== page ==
An Extended Sprinter for Canada Day, Eh

Happy Canada Day, all our fellow Canucks! We’ll be doing a bit of light climbing (surprise?), perhaps indulging in a sweet or malty treat, and perhaps taking in a few of the Canada Day festivities.

But the more exciting news? We’ve put in the order for our Sprinter Van!! We spent a lot of time on our 3-month trip talking about traveling more often, possibly full-time, which turned into even longer discussions about what our van (which we had already named!) would look like and how we would design it to fit our needs better.

ClimbEatCycleRepeat.com | Sprinter van order

So, one week before my sabbatical comes to an end and I head back to work full-time, we decided to go ahead with our van-dreams and placed an order for “Moby”. He needs to be built in Germany and shipped over here, so should be making his way to Vancouver late November / early December.

After many hours of researching, googling, emailing different outfitters, googling some more, looking at cost factors, googling some more… we have decided to convert the van into an RV ourselves. To call this a huge undertaking will still underestimate the amount of work, but we are very excited about turning this shell into our perfect RV! We’re already planning here, and here, and here, and here! 🙂 Luckily, the Sprinter is the de-facto choice of van for those that can, and there are great online resources, articles and books on how to proceed.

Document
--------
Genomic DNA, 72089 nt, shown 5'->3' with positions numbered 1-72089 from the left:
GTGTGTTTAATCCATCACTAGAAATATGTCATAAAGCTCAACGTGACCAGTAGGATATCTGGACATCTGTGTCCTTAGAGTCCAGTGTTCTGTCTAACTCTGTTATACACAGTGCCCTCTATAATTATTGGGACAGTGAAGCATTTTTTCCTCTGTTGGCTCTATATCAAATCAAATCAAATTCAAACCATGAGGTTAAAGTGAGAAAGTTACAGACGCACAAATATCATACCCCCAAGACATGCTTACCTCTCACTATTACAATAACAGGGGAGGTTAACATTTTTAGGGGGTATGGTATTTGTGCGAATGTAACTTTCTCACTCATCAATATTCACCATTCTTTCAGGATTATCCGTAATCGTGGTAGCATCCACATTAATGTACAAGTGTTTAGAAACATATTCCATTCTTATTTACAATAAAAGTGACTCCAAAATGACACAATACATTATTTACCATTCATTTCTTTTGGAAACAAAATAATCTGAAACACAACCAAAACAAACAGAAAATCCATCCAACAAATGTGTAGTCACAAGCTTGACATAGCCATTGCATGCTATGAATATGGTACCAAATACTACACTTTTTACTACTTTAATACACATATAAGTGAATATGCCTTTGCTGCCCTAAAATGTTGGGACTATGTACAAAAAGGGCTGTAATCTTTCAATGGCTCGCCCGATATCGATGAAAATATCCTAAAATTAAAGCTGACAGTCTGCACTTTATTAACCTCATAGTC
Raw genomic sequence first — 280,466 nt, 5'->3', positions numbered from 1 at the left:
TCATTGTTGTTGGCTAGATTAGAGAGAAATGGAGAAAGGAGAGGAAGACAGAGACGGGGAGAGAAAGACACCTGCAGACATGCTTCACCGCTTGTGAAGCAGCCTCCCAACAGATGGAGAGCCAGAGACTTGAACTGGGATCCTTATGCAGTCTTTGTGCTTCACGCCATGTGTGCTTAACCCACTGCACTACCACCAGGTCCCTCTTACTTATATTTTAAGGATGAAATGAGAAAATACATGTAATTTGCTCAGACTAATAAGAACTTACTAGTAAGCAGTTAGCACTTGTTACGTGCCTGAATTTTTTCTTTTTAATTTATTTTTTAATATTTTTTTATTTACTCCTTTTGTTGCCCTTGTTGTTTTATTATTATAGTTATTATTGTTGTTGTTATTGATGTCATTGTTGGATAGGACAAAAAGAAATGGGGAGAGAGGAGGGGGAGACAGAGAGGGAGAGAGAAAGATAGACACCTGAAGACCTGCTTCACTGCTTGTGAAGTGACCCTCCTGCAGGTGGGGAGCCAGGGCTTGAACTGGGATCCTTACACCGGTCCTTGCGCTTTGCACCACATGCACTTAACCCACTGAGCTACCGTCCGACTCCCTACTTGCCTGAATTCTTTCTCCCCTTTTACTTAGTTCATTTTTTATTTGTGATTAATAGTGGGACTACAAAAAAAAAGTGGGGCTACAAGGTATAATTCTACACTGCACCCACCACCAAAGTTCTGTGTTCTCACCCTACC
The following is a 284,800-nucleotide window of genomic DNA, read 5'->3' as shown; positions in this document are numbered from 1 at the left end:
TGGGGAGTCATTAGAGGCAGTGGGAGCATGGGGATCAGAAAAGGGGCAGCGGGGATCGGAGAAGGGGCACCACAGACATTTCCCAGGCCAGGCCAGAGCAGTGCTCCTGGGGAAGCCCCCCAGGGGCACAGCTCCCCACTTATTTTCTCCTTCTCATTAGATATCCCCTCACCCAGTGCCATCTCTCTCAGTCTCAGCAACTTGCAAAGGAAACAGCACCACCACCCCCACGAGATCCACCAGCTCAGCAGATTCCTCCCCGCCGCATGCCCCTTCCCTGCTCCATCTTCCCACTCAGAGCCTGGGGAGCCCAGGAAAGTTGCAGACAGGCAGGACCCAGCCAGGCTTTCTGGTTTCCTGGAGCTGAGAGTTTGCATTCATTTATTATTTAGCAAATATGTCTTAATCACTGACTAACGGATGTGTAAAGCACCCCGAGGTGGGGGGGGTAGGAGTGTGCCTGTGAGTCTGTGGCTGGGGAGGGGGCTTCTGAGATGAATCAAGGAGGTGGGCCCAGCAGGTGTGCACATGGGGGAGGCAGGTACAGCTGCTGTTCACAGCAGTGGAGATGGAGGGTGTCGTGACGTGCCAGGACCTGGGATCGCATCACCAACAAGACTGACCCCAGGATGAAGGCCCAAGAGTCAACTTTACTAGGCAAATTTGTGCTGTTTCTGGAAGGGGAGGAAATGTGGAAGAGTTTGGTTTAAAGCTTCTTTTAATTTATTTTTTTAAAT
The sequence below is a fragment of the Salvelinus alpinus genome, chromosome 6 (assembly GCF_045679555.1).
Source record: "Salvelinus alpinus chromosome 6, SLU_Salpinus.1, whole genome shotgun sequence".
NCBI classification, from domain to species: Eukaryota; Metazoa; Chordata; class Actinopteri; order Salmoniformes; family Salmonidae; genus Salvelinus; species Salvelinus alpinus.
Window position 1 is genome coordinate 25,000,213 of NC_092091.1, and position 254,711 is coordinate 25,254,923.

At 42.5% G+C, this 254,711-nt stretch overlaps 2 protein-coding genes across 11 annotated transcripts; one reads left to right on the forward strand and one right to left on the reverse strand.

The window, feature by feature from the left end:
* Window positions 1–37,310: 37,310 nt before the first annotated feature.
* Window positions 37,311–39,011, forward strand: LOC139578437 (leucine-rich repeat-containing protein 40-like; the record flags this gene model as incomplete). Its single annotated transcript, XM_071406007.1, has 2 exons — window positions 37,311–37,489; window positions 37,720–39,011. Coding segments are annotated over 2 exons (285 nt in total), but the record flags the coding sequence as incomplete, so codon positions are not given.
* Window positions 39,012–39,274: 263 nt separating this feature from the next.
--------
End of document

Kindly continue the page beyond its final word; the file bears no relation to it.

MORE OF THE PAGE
Here’s to Canada, and looking forward to the second half of 2015 and 2016!

31 Facts, Figures, Follies and Feats of RV Living

As a round-up post of our adventure, here are some of the most fun / interesting / random / useful / useless pieces of information we could think of!

EDDIE’S FACTS AND FIGURES:

  1. Total trip length: 87 days
  2. Total distance traveled: 11,398 km
  3. Average mileage: 11.75 L/100km
  4. How much stuff did we bring: 352.8 lbs
  5. How many nights did we pay for camping: 9
  6. Best thing about Eddie: The ability to finish climbing and get food / shower / respite from the elements within 10 minutes of leaving the crag… priceless! Also, Eddie was a chick / dude magnet. We loved the attention he got 🙂